This is completely off-topic. It has nothing to do with writing, or fighting, or wrestling with inner demons or any of the usual fare.
What it does discuss, is motherfucking coconut.
Last year my work appeared in a dark fairy tale anthology, and I decided to reach out to some of the other authors in the book. As it turns out, one of them was my neighbor. She invited me to an Australia Day party, and we spent a delightful afternoon swilling yellow-tail and eating several kinds of meat-in-pastry with a bunch of ex-Pat ozzies. My family is all far away, and it was heartwarming to see several families coming together, feasting, watching their kids run and scream and spill crumbs everywhere, and generally having a marvelous time.
It’s fascinating to see the relief people experience when they’re finally among their own. Complete strangers can bond instantly once they’ve found a common context. Perth. Tony Abbot’s a bad man. Invasion Day. UWA. Oi oi oi.
And then there were Lamingtons — I’m pleasantly disposed toward the lamb-like because lambs are delicious. Also my truck is named Lammykins, because it’s a ram, har har.
It turns out that these are the #1 go-to fundraising bake-sale item down under. My hosts told stories of huge production lines where one group would bake, another frost, another roll in the coconut to produce five tons of cake.
Here I present the recipe so that I don’t lose it, and you don’t lose it. If anyone can figure out how to turn this into a mug cake, I will love you forever.
1 1/2 cups (195 grams) all-purpose flour
1 1/2 teaspoons baking powder
1/4 teaspoon salt
1/2 cup (113 grams) unsalted butter, at room temperature
1 cup (200 grams) granulated white sugar
2 large eggs, at room temperature
1 teaspoon pure vanilla extract
1/2 cup (120 ml) milk, at room temperature
4 cups (1 pound) (450 grams) confectioners’ (powdered or icing) sugar, sifted
1/3 cup (35 grams) unsweetened natural or Dutch processed cocoa powder
3 tablespoons (42 grams) unsalted butter, cut into small pieces
1/2 cup (120 ml) milk, at room temperature
2 1/2 cups (175 gramsl) unsweetened shredded dried coconut
(Note: Desiccated or dried coconut is different from the more common ‘sweetened’ coconut sold in plastic bags or cans in grocery stores. Desiccated (dried) unsweetened coconut has a sweet coconut flavor and dry (not sticky) texture. You can find it in some grocery stores, health food stores or specialty food stores. However, you can use dried and shredded sweetened coconut.)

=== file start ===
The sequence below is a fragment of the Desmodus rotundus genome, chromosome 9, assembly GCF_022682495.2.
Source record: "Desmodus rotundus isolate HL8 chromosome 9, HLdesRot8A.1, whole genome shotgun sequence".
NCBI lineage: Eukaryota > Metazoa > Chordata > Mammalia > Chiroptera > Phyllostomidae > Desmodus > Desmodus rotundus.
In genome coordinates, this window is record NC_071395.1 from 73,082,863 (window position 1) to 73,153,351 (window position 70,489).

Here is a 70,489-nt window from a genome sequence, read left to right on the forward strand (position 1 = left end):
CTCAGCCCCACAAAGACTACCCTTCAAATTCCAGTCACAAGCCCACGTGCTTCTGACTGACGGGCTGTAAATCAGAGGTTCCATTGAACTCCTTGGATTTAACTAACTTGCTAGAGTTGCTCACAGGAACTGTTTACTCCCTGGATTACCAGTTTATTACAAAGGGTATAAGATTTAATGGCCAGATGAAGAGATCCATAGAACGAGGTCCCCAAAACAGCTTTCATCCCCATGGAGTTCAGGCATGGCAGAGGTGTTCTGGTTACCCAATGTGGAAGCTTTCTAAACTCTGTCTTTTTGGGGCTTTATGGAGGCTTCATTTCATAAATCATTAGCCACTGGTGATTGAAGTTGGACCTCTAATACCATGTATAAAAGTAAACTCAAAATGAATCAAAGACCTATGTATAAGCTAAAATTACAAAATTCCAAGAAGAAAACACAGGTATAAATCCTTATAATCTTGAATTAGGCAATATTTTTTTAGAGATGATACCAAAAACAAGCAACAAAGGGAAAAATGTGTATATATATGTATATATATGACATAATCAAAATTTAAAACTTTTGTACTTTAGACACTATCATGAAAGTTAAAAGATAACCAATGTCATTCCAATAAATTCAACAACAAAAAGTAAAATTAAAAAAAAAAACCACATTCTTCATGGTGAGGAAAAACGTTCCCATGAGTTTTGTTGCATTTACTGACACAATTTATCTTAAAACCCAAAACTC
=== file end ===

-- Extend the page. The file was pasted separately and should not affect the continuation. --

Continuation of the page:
Preheat your oven to 350 degrees F (180 degrees C). Butter, or spray with a nonstick cooking spray, the bottom and sides of an 8 inch (20 cm) square cake pan. Then line the bottom of the pan with parchment paper.
In a large bowl sift or whisk together the flour, baking powder, and salt.
In the bowl of your electric mixer, or with a hand mixer, beat the butter until soft. Add the sugar and beat until light and fluffy (about 2-3 minutes). Add eggs, one at a time, beating well after each addition. Scrape down the sides of the bowl as needed. Add the vanilla extract and beat until combined. With the mixer on low speed, alternately add the flour mixture (in three additions) and milk (in two additions), beginning and ending with the flour.
Spread the batter into your prepared pan and smooth the top with the back of a spoon or an offset spatula. Bake in preheated oven for about 20 – 25 minutes, or until a toothpick inserted in the center of the cake just comes out clean.
Cool the cake in the pan, placed on a wire rack, for about 10 minutes. Then place a wire rack on top of the cake pan and invert, lifting off the pan. Remove the parchment paper and then turn the cake right side up. Once the cake has completely cooled cut into 16 – two-inch (5 cm) squares.
Chocolate Frosting: Place the powdered sugar, cocoa powder, butter and milk in a heatproof bowl placed over a saucepan of simmering water. Stir the mixture until it becomes smooth and of pouring consistency.
To assemble Lamingtons: Place the coconut on a large plate. One at a time, dip the squares of cake into the chocolate frosting and then roll the cakes in the coconut. Gently transfer the Lamingtons to a clean wire rack to set. (If the icing becomes too thick, simply place the frosting back over the simmering water and reheat until it is of pouring consistency. You may have to do this a few times as the frosting has a tendency to thicken over time. Add a little more milk to frosting if necessary.)
Once the Lamingtons have set, store in an airtight container for several days.
(Alternatively, you can place the squares of cake on a wire rack that is placed on a large baking sheet. Then pour the frosting over the top of each cake, letting it drip down the sides. Some of the frosting may drip onto the baking pan. Pour this frosting back in your bowl and reuse (strain if necessary).
Makes 16 2-inch (5 cm) Lamingtons.
Lammy Lammy Lammy, oi oi oi!